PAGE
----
There's something indescribably fun about wishing someone well as you pour water over their head, especially in forty degree weather, even when the ice cubes melted hours ago.
For the past week to ten days, I've been pretty down. As I kept telling D: my head is doing me head in. Questions have been swirling around like bats in a cave, about the past, the future, what I want, who I am, who I want to be when I grow up. Do I even want to grow up? Have I ever been allowed to not be a grownup?
I've been going from place to place -- from the beach to yoga, from my room to dinner, from the South to the North -- and the thoughts have joined me, happy to immerse themselves in the new surroundings along with their old rants and raves.
I get to Chiang Mai and spend a couple of days under a dark cloud, unable to shake off the sadness, the anger, the confusion I have been feeling since Koh Pan Ngan.
Then Song Kran,Thai New Year, explodes at me, at everyone and everything. Thousands of people line the streets armed with buckets, water guns, garbage cans all filled with water. The traffic is bumper to bumper and we are sitting ducks, asking to get soaked with an easy pull of the trigger a light flick of the wrist.
"We" is me and my Chiang Mai buddy and yoga teacher, JP. JP is originally from Canada but has been living in Southeast Asia for a few years. She is a talented and giving yoga teacher who is also a former pro mountainbiker and criminologist. Even on my worst days, her energy is infectious enough to pull me out of my room on more than one occasion (not an easy thing to do).
I hop on the back of her bright pink moped holding a giant torpedo water gun and am instantly transformed from self-pitying blob to Terminatrix. We make our way around the moat by the old city. Within four minutes of heading into the main street, we look as if we forgot to undress before taking a shower.
Two squealing women on a hot pink motorbike is the equivalent of a "Kick Me" sign taped to a nerd's back. It's wonderful to get goose bumps in the hot sun.
What a party!
Chiang Mai has been amazing. I'm sad to leave tomorrow, although D will be waiting on the other side!!!! Excited doesn't begin to describe how I feel.
I arrived in Chiang Mai in the middle of my crisis to open arms, warm-hearted souls and many a place where I felt comfortable enough to let my guard down. A couple of good chats, a herbal steam, a night of dancing at the Thai reggae bar and I've tured a corner. I find myself ploughing into Song Kran with a vengeance. What a place!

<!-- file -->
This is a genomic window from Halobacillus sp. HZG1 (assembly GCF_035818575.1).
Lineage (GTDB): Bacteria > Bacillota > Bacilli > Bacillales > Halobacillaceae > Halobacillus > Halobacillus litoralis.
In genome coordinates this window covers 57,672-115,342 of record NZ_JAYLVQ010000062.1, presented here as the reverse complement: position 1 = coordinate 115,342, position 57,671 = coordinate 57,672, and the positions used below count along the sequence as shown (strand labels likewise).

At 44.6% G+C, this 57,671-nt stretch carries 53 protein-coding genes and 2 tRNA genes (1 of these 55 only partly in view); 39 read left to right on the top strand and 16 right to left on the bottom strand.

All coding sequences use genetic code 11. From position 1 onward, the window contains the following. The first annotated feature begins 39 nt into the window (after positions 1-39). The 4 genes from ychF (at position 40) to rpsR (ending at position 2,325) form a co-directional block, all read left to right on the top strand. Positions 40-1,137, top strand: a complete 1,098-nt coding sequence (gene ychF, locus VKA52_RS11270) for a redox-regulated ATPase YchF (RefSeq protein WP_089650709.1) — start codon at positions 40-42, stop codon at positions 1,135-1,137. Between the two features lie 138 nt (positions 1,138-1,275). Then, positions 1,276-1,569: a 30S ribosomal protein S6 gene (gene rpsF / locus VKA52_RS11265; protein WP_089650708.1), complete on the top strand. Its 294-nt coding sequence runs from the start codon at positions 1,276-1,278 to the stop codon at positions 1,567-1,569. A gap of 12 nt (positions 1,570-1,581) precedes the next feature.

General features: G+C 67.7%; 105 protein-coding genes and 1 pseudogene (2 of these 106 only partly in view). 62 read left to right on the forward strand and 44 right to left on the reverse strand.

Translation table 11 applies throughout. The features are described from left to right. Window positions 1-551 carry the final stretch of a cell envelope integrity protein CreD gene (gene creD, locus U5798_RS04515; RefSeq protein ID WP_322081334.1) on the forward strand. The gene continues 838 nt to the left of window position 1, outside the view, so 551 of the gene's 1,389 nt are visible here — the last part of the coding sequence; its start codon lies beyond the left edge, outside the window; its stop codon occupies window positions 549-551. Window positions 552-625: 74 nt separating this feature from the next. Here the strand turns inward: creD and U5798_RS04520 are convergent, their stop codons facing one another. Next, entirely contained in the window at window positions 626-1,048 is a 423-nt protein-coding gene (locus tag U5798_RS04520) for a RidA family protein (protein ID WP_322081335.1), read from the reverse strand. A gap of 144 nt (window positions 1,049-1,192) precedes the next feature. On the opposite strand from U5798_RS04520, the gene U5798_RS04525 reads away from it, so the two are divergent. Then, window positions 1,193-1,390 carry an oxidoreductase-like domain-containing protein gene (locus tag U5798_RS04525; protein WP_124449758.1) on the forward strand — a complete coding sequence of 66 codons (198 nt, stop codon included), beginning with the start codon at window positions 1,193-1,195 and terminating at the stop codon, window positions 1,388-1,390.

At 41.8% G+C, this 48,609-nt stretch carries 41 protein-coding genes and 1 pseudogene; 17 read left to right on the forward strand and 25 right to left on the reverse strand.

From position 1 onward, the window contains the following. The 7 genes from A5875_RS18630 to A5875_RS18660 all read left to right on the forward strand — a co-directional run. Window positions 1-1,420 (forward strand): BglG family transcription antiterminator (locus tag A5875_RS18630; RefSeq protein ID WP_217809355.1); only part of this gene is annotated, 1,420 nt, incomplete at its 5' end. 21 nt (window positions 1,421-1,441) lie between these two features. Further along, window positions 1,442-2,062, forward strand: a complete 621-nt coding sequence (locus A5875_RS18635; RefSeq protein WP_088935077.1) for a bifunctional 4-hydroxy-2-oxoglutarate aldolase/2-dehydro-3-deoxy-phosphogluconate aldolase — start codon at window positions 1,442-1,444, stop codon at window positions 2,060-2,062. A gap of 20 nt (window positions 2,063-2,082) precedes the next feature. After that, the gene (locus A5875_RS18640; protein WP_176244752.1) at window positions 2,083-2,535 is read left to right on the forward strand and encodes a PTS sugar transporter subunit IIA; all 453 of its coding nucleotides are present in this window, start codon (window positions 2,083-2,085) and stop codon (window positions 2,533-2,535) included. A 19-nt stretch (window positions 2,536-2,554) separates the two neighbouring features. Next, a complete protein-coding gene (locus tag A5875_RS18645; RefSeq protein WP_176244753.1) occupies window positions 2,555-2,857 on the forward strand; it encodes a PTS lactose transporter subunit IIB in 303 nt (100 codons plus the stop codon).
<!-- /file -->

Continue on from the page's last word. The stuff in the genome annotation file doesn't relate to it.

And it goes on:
For the past two and a half months,I have been looking for a place where I could feel comfortable, put my bag down, unpack my things, rest; a place where I could experience new things, get to know Thailand a bit better, meet people I have things in common with. I almost skipped Chiang Mai -- like all my other decisions about where to go next, I bought my train ticket on a whim, without thinking it through or planning anything. I wanted to see J again, my friend from Koh Pan Ngan, and was hoping to catch her in Chiang Mai. When I emailed her the good news, however, it turned out that she was leaving for Laos the day before I arrived; we were going to miss each other by twenty-four hours.
Though J isn't here, part of her beautiful spirit has remained long enough to settle me into the guest house where she stayed, a homey place with a full kitchen; and hook me into the wonderful community she became a part of during her time here. From my first moments in Chiang Mai, I have felt safe and supported, almost as if I've been here before. In the end, J and I are meeting up in Laos on April 25th.
I almost didn't come to Chiang Mai, the place I've been trying to find since I flew out of Heathrow in February. I wish I was staying longer, that I had time to experience it on regular days when there are no celebrations going on, but I'm grateful to have made it for these ten days. On second thought, maybe this is exactly the time I needed to be here, to pull myself out of my navel-gazing rut and into the soaking wet celebration of renewal. Isn't there a saying about not knowing what you're looking for until you find it?
Next time you feel sad, consider turning on "No Woman No Cry" in Thai and jumping in the shower with your clothes on. Believe me, it does wonders.